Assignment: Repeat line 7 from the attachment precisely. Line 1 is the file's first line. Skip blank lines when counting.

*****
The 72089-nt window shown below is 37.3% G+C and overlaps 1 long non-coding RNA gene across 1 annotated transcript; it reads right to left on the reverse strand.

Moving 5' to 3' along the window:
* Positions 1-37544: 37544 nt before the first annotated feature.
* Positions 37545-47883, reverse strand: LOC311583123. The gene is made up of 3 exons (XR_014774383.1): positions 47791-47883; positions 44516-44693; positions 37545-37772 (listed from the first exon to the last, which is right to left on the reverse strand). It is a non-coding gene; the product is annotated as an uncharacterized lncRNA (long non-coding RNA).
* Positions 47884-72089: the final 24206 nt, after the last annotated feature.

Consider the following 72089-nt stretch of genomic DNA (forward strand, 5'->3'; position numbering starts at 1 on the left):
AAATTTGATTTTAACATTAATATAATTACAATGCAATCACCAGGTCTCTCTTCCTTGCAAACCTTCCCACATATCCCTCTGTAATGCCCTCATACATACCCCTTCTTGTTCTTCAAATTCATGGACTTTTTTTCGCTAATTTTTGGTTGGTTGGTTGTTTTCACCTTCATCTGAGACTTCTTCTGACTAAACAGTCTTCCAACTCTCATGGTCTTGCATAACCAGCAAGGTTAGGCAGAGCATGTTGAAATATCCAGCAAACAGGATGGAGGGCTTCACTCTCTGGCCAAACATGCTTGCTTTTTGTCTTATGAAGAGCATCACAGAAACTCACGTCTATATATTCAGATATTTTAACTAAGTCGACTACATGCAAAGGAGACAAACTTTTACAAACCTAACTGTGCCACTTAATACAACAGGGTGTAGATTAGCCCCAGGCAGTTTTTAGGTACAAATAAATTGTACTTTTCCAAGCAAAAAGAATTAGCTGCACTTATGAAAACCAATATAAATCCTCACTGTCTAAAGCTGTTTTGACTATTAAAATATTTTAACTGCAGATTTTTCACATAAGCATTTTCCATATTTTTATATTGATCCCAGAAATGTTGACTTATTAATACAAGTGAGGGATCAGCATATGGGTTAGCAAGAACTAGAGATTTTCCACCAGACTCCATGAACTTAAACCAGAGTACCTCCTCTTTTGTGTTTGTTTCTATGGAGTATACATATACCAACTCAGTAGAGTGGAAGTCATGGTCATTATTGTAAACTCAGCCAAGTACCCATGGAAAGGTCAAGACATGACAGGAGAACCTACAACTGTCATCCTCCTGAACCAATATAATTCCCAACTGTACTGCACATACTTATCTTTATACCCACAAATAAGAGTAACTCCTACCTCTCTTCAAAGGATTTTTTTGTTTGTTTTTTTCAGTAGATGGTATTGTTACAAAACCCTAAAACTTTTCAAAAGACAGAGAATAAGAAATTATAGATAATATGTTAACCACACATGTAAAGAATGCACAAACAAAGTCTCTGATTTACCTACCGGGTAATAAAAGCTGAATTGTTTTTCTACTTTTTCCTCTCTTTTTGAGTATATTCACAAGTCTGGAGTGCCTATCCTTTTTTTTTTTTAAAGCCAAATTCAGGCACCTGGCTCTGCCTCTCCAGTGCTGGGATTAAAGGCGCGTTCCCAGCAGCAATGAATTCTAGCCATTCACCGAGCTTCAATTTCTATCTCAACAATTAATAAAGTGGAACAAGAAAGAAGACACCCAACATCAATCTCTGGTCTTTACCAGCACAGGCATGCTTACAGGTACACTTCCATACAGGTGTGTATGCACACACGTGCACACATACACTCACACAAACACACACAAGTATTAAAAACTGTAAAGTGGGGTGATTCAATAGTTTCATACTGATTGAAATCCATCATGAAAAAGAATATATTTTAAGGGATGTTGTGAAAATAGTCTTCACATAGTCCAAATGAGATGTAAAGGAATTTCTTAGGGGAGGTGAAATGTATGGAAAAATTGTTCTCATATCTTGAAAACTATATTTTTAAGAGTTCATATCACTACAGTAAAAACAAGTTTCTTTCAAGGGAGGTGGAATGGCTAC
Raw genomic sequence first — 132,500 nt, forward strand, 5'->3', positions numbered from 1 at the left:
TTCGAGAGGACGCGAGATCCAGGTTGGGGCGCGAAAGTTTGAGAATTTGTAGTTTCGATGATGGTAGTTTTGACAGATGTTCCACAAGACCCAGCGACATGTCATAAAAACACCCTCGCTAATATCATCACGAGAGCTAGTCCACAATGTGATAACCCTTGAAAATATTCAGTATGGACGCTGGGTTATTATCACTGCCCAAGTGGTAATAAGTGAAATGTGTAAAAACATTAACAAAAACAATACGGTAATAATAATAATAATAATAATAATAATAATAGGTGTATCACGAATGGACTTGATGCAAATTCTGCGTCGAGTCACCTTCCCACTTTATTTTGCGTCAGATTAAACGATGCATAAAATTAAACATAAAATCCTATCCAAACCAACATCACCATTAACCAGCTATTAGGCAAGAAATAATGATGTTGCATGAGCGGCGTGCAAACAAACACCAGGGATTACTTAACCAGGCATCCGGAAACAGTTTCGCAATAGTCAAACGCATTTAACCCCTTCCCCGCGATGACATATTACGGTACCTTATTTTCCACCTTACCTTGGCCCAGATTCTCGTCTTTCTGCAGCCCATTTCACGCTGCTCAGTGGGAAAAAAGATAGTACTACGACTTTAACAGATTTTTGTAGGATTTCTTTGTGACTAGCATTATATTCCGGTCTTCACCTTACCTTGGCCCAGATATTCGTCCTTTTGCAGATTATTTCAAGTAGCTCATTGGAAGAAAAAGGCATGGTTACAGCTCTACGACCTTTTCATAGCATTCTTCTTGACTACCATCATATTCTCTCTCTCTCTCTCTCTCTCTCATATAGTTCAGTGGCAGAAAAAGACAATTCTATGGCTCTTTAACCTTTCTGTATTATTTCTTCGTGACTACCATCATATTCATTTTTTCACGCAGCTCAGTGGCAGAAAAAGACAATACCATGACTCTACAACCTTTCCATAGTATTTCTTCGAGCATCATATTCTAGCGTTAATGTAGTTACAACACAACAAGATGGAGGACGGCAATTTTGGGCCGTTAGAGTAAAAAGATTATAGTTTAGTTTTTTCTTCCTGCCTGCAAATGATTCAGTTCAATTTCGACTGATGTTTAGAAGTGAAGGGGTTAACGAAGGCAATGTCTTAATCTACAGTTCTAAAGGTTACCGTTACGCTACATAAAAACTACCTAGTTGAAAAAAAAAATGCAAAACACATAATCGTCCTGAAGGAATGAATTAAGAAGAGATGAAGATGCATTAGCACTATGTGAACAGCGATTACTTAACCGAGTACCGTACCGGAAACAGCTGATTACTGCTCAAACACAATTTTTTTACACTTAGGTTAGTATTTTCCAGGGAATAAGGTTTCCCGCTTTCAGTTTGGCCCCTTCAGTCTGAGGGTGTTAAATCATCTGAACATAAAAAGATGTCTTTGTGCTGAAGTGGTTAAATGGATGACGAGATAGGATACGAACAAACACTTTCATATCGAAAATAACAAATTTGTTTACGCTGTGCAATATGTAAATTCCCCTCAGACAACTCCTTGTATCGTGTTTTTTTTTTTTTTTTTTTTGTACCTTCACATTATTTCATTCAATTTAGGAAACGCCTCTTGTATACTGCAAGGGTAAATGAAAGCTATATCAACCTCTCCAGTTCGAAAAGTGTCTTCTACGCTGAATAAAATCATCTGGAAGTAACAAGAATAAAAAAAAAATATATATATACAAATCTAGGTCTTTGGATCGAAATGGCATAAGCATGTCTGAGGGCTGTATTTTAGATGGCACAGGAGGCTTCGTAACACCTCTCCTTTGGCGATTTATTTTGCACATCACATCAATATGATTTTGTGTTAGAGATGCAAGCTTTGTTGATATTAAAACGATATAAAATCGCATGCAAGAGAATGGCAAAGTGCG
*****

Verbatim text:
AAATTTGATTTTAACATTAATATAATTACAATGCAATCACCAGGTCTCTCTTCCTTGCAAACCTTCCCACATATCCCTCTGTAATGCCCTCATACATACCCCTTCTTGTTCTTCAAATTCATGGACTTTTTTTCGCTAATTTTTGGTTGGTTGGTTGTTTTCACCTTCATCTGAGACTTCTTCTGACTAAACAGTCTTCCAACTCTCATGGTCTTGCATAACCAGCAAGGTTAGGCAGAGCATGTTGAAATATCCAGCAAACAGGATGGAGGGCTTCACTCTCTGGCCAAACATGCTTGCTTTTTGTCTTATGAAGAGCATCACAGAAACTCACGTCTATATATTCAGATATTTTAACTAAGTCGACTACATGCAAAGGAGACAAACTTTTACAAACCTAACTGTGCCACTTAATACAACAGGGTGTAGATTAGCCCCAGGCAGTTTTTAGGTACAAATAAATTGTACTTTTCCAAGCAAAAAGAATTAGCTGCACTTATGAAAACCAATATAAATCCTCACTGTCTAAAGCTGTTTTGACTATTAAAATATTTTAACTGCAGATTTTTCACATAAGCATTTTCCATATTTTTATATTGATCCCAGAAATGTTGACTTATTAATACAAGTGAGGGATCAGCATATGGGTTAGCAAGAACTAGAGATTTTCCACCAGACTCCATGAACTTAAACCAGAGTACCTCCTCTTTTGTGTTTGTTTCTATGGAGTATACATATACCAACTCAGTAGAGTGGAAGTCATGGTCATTATTGTAAACTCAGCCAAGTACCCATGGAAAGGTCAAGACATGACAGGAGAACCTACAACTGTCATCCTCCTGAACCAATATAATTCCCAACTGTACTGCACATACTTATCTTTATACCCACAAATAAGAGTAACTCCTACCTCTCTTCAAAGGATTTTTTTGTTTGTTTTTTTCAGTAGATGGTATTGTTACAAAACCCTAAAACTTTTCAAAAGACAGAGAATAAGAAATTATAGATAATATGTTAACCACACATGTAAAGAATGCACAAACAAAGTCTCTGATTTACCTACCGGGTAATAAAAGCTGAATTGTTTTTCTACTTTTTCCTCTCTTTTTGAGTATATTCACAAGTCTGGAGTGCCTATCCTTTTTTTTTTTTAAAGCCAAATTCAGGCACCTGGCTCTGCCTCTCCAGTGCTGGGATTAAAGGCGCGTTCCCAGCAGCAATGAATTCTAGCCATTCACCGAGCTTCAATTTCTATCTCAACAATTAATAAAGTGGAACAAGAAAGAAGACACCCAACATCAATCTCTGGTCTTTACCAGCACAGGCATGCTTACAGGTACACTTCCATACAGGTGTGTATGCACACACGTGCACACATACACTCACACAAACACACACAAGTATTAAAAACTGTAAAGTGGGGTGATTCAATAGTTTCATACTGATTGAAATCCATCATGAAAAAGAATATATTTTAAGGGATGTTGTGAAAATAGTCTTCACATAGTCCAAATGAGATGTAAAGGAATTTCTTAGGGGAGGTGAAATGTATGGAAAAATTGTTCTCATATCTTGAAAACTATATTTTTAAGAGTTCATATCACTACAGTAAAAACAAGTTTCTTTCAAGGGAGGTGGAATGGCTAC